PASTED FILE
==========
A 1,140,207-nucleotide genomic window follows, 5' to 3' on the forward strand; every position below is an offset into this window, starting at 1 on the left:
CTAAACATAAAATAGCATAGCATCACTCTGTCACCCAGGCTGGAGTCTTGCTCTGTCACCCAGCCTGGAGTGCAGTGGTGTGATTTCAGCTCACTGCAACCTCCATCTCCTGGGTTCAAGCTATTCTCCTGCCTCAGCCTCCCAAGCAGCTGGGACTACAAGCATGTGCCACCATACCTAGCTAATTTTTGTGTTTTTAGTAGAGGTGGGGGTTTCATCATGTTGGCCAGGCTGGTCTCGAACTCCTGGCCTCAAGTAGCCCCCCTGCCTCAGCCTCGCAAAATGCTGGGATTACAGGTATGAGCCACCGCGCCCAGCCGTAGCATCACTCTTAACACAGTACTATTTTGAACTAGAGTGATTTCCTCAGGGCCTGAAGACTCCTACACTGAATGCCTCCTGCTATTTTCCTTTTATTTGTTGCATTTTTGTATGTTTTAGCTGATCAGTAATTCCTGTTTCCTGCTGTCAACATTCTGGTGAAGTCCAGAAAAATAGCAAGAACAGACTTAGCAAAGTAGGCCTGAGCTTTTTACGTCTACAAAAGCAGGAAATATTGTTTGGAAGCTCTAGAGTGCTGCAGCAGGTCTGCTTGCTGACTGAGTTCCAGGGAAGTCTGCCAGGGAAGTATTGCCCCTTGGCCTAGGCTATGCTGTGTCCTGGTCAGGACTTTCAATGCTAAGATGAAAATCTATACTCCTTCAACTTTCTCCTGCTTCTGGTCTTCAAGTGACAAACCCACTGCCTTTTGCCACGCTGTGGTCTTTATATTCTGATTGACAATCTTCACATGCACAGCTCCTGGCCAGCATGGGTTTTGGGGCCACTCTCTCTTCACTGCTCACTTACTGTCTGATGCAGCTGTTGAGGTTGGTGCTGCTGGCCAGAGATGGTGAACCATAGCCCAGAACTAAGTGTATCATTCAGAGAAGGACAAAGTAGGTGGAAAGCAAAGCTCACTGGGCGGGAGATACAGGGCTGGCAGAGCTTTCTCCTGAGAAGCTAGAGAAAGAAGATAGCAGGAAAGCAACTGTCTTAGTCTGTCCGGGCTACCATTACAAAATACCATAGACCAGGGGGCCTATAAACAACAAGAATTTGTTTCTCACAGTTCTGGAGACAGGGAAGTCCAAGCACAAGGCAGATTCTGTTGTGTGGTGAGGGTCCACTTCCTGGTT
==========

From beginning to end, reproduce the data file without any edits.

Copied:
A 1,140,207-nucleotide genomic window follows, 5' to 3' on the forward strand; every position below is an offset into this window, starting at 1 on the left:
CTAAACATAAAATAGCATAGCATCACTCTGTCACCCAGGCTGGAGTCTTGCTCTGTCACCCAGCCTGGAGTGCAGTGGTGTGATTTCAGCTCACTGCAACCTCCATCTCCTGGGTTCAAGCTATTCTCCTGCCTCAGCCTCCCAAGCAGCTGGGACTACAAGCATGTGCCACCATACCTAGCTAATTTTTGTGTTTTTAGTAGAGGTGGGGGTTTCATCATGTTGGCCAGGCTGGTCTCGAACTCCTGGCCTCAAGTAGCCCCCCTGCCTCAGCCTCGCAAAATGCTGGGATTACAGGTATGAGCCACCGCGCCCAGCCGTAGCATCACTCTTAACACAGTACTATTTTGAACTAGAGTGATTTCCTCAGGGCCTGAAGACTCCTACACTGAATGCCTCCTGCTATTTTCCTTTTATTTGTTGCATTTTTGTATGTTTTAGCTGATCAGTAATTCCTGTTTCCTGCTGTCAACATTCTGGTGAAGTCCAGAAAAATAGCAAGAACAGACTTAGCAAAGTAGGCCTGAGCTTTTTACGTCTACAAAAGCAGGAAATATTGTTTGGAAGCTCTAGAGTGCTGCAGCAGGTCTGCTTGCTGACTGAGTTCCAGGGAAGTCTGCCAGGGAAGTATTGCCCCTTGGCCTAGGCTATGCTGTGTCCTGGTCAGGACTTTCAATGCTAAGATGAAAATCTATACTCCTTCAACTTTCTCCTGCTTCTGGTCTTCAAGTGACAAACCCACTGCCTTTTGCCACGCTGTGGTCTTTATATTCTGATTGACAATCTTCACATGCACAGCTCCTGGCCAGCATGGGTTTTGGGGCCACTCTCTCTTCACTGCTCACTTACTGTCTGATGCAGCTGTTGAGGTTGGTGCTGCTGGCCAGAGATGGTGAACCATAGCCCAGAACTAAGTGTATCATTCAGAGAAGGACAAAGTAGGTGGAAAGCAAAGCTCACTGGGCGGGAGATACAGGGCTGGCAGAGCTTTCTCCTGAGAAGCTAGAGAAAGAAGATAGCAGGAAAGCAACTGTCTTAGTCTGTCCGGGCTACCATTACAAAATACCATAGACCAGGGGGCCTATAAACAACAAGAATTTGTTTCTCACAGTTCTGGAGACAGGGAAGTCCAAGCACAAGGCAGATTCTGTTGTGTGGTGAGGGTCCACTTCCTGGTT